Australian authorities helping PageUp People recover from a security incident say that while some data was likely accessed by an unauthorised party, there is no evidence so far that it was exfiltrated.
In a joint statement, the Australian Cyber Security Centre (ACSC), the Office of the Australian Information Commissioner and IDCARE came out in support of PageUp and the way it had handled the incident to date.
The statement also provided important clarity around how information that may have been accessed in the incident could be used.
PageUp People, a maker of hosted recruitment and HR software, suffered a malware infection in late May that allowed an unauthorised party to gain entry to part of its systems.
Customers suspended their use of PageUp, particularly to underpin online recruitment sites, immediately following the disclosure of the incident.
ACSC head Alastair MacGibbon said late Monday that PageUp “self-identified” the issue, notified the relevant authorities and had kept its customers informed throughout the process.
“PageUp has demonstrated a commendable level of transparency in how they’ve communicated about, and responded to, this incident: they came forward quickly and engaged openly with affected organisations,” MacGibbon said.
While there were early fears of a large amount of data being compromised, it appears that these fears were unfounded, and most customers have now removed warnings about data like tax file numbers or banking details being potentially impacted.
To date, PageUp People has never definitively said it was breached; only that “on the balance of probabilities” some data was accessed by an unknown attacker.
What that attacker did with - or can do with - any data accessed could be of limited value, the ACSC, OAIC and IDCARE jointly said.
“While recognising that investigations are ongoing and that the situation may therefore change, the ACSC emphasises that there is a significant distinction between information being accessed (which means there has been a systems breach) and information being exfiltrated by the offender,” it said.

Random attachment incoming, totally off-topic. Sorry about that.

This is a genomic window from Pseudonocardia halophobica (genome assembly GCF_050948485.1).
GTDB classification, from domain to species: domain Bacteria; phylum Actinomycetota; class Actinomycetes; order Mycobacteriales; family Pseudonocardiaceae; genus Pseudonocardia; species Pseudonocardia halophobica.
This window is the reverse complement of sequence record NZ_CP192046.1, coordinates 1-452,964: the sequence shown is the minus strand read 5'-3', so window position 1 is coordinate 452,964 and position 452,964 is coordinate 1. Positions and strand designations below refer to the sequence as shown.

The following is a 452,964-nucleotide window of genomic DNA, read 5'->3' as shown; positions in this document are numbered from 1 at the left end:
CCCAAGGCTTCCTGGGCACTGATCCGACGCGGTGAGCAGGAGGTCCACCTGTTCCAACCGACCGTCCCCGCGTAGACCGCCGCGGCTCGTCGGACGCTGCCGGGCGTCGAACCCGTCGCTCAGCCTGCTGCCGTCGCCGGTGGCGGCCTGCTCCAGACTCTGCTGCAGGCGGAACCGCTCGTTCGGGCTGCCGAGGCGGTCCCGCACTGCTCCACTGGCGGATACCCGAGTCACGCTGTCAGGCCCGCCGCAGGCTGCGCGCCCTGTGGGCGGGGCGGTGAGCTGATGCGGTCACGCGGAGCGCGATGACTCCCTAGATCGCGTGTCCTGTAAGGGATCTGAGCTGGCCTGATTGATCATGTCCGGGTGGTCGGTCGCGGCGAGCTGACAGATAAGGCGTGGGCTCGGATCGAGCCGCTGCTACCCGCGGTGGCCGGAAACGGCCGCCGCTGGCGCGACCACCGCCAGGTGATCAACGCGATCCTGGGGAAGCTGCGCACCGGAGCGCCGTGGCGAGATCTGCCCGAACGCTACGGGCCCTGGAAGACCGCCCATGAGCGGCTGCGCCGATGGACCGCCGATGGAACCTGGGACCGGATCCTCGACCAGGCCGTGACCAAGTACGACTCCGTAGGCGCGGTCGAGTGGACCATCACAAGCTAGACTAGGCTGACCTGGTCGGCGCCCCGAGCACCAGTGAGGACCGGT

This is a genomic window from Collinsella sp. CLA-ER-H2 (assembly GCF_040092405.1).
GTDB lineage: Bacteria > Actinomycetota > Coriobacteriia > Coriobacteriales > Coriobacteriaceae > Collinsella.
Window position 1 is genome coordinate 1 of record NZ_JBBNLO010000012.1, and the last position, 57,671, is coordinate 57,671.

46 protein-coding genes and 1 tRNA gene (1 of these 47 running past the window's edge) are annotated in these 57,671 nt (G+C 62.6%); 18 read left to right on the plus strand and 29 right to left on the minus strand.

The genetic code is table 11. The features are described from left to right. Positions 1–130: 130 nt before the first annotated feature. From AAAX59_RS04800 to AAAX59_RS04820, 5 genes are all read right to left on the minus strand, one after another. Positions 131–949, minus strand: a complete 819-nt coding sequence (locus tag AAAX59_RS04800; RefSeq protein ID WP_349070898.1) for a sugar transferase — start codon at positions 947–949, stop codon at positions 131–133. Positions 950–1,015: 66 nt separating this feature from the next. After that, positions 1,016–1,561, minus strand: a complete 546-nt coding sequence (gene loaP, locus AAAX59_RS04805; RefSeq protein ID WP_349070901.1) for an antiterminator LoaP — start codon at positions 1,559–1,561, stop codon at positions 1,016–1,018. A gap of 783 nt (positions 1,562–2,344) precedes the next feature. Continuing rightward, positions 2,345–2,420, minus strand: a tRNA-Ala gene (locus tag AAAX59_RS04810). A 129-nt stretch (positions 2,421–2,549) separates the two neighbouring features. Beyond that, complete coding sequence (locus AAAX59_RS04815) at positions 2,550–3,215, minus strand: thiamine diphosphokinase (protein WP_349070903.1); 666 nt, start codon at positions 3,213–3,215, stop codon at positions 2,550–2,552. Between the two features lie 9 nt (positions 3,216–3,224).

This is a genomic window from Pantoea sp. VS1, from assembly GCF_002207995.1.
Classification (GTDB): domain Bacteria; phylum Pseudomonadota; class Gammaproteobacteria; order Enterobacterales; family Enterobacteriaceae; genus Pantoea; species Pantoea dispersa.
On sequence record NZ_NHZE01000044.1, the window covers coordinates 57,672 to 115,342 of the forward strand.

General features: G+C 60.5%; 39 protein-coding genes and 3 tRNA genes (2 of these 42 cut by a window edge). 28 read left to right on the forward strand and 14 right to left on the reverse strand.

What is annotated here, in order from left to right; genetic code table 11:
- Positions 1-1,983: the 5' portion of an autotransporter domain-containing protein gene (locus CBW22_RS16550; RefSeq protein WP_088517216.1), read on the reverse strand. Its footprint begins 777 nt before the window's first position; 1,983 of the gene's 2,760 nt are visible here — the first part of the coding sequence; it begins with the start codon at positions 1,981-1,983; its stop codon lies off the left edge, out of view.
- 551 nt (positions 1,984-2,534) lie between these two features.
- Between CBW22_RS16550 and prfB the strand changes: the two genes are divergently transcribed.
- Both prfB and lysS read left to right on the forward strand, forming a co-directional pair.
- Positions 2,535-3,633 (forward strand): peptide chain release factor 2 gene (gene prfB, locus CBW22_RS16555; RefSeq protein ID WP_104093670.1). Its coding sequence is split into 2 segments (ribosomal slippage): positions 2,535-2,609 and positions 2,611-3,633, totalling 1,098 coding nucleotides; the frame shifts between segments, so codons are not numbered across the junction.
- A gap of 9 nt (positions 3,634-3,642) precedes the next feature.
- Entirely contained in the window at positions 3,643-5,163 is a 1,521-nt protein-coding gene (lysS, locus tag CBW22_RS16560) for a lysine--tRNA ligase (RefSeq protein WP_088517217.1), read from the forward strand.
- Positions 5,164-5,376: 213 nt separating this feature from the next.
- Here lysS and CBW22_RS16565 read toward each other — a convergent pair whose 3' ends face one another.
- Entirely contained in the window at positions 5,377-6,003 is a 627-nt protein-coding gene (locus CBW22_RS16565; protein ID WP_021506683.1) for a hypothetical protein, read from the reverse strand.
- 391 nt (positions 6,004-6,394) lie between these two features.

“In other words, no Australian information may actually have been stolen.”
IDCARE, a not-for-profit agency that employs identity and cyber security counsellors and analysts, said that “at this point IDCARE assesses that the direct risk of identity theft [from the PageUp incident] is unlikely”.
“Identity thieves typically require other forms of personal information to successfully manipulate this type of data, such as driver licence, passport, and account details, in order to obtain credit in a person’s name or related acts of impersonation,” IDCARE managing director Dave Lacey said.
“IDCARE assesses that there are other risks that are likely to be more relevant to impacted individuals, including the possibility of phishing emails, telephone scam calls, and specific risks to individuals concerned about their contact information, physical address, and employment details (and applications) becoming known to third parties.”
The organisations warned people that may be affected to change their passwords and to ignore phishing or otherwise scam-like emails and calls, which may seek to exploit some of the PageUp data.
Clear text password disclosure clarified
Also last night, PageUp People clarified its weekend disclosure that failed login attempt data up to 2007 may have exposed some password information in clear text.
It said last night that "a small number of PageUp error logs from before 2007 may have contained incorrect failed passwords in clear text".
In other words, the log file contained mistyped versions of passwords rather than the actual passwords themselves.
"Because failed passwords can be similar to correct passwords, if employees have not changed their password information since 2007, it would be prudent to do this now and anywhere where they may have used the same password," the company said.